‘Transit of Venus: 1631 to the present’ by Dr Nick Lomb
Available as both book and ebook
The book explains the significance of the transit of Venus and relates the stories of the adventurous and sometimes perilous journeys undertaken to observe transits in past centuries. These include Lieutenant James Cook’s voyage to observe the transit of 1769 from Tahiti, a journey that led to the European settlement of Australia.
Available at Sydney Observatory and Powerhouse Museum shops and other good bookstores for $49.95, also available for purchase online – additional charges apply for online purchases.
The ebook is available on the iBookstore for $14.99. It is enhanced with searchable text and links to additional content such as astronomical objects in the Powerhouse Museum collection; a NASA video, ‘Flying by a Venus Volcano’; and an online version of the book, ‘Observations of the Transit of Venus, 9 December, 1874’ by then Director of Sydney Observatory, H. C. Russell. The maps showing the change in pattern of day and night across the Earth from the beginning to the end of transits have been animated, as have some of the other graphics. There is also an embedded video of the author, Dr Nick Lomb, in Sydney Observatory’s south dome, demonstrating the historic telescope that was used by H. C. Russell to observe the 1874 transit, and which is still used to show visitors the night sky during regular telescope sessions. The ebook can be viewed using iBooks 1.2 or later on an iPad, iPhone (3G or later) or iPod touch (2nd generation or later) with iOS 4.2 or later.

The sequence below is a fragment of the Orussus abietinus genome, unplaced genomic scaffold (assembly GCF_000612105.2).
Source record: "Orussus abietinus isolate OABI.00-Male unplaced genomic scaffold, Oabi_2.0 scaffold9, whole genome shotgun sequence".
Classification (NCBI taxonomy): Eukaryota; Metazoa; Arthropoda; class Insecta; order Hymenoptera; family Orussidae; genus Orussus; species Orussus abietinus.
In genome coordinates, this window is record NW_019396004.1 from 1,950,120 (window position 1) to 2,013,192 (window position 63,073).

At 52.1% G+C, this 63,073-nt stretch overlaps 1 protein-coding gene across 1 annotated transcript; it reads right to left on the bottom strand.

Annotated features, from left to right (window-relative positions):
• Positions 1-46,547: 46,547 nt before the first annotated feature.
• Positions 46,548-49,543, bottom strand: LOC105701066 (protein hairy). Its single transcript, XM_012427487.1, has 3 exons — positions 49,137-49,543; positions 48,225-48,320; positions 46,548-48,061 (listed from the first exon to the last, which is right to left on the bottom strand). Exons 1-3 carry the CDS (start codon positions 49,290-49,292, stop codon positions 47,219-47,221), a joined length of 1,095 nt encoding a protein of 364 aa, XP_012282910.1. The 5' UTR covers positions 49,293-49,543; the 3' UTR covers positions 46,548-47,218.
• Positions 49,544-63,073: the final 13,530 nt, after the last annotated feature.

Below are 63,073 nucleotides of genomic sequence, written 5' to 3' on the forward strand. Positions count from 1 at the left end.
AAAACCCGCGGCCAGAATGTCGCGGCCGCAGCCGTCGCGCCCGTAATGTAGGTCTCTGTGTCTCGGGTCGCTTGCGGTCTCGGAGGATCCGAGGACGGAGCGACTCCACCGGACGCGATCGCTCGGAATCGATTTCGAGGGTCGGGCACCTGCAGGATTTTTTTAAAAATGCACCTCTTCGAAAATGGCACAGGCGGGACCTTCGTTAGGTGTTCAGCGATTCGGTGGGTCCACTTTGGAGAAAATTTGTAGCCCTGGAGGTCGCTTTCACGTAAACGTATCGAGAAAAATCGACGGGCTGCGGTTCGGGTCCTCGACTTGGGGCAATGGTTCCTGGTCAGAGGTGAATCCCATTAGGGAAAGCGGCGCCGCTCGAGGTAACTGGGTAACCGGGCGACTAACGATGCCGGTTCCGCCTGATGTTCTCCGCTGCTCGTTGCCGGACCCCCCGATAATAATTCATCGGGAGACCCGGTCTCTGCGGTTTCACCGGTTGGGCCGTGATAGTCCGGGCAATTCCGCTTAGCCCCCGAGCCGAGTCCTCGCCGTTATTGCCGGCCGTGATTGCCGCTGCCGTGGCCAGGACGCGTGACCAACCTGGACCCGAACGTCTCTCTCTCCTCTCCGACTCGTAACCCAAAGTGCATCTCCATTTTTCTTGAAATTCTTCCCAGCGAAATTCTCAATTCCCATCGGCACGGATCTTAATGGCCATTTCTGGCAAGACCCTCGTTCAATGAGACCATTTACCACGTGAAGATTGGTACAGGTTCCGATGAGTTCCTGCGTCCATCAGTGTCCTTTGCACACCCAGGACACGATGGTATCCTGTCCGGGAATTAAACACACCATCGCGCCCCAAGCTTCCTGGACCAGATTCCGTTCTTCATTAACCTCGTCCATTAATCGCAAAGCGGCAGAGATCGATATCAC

About the author
Dr Nick Lomb was Curator of Astronomy at Sydney Observatory for thirty years (1979-2009). He continues to work as a consultant astronomer for Sydney’s Powerhouse Museum and for Sydney Observatory. He is the author of the ‘Australasian Sky Guide’, published annually by the Powerhouse Museum, as well as several books on astronomy including ‘Astronomy for the Southern Sky’ (1986) and ‘Observer & Observed: A pictorial history of Sydney Observatory and Observatory Hill’ (2001). He led Sydney Observatory’s observations and celebrations of the transit of Venus in 2004.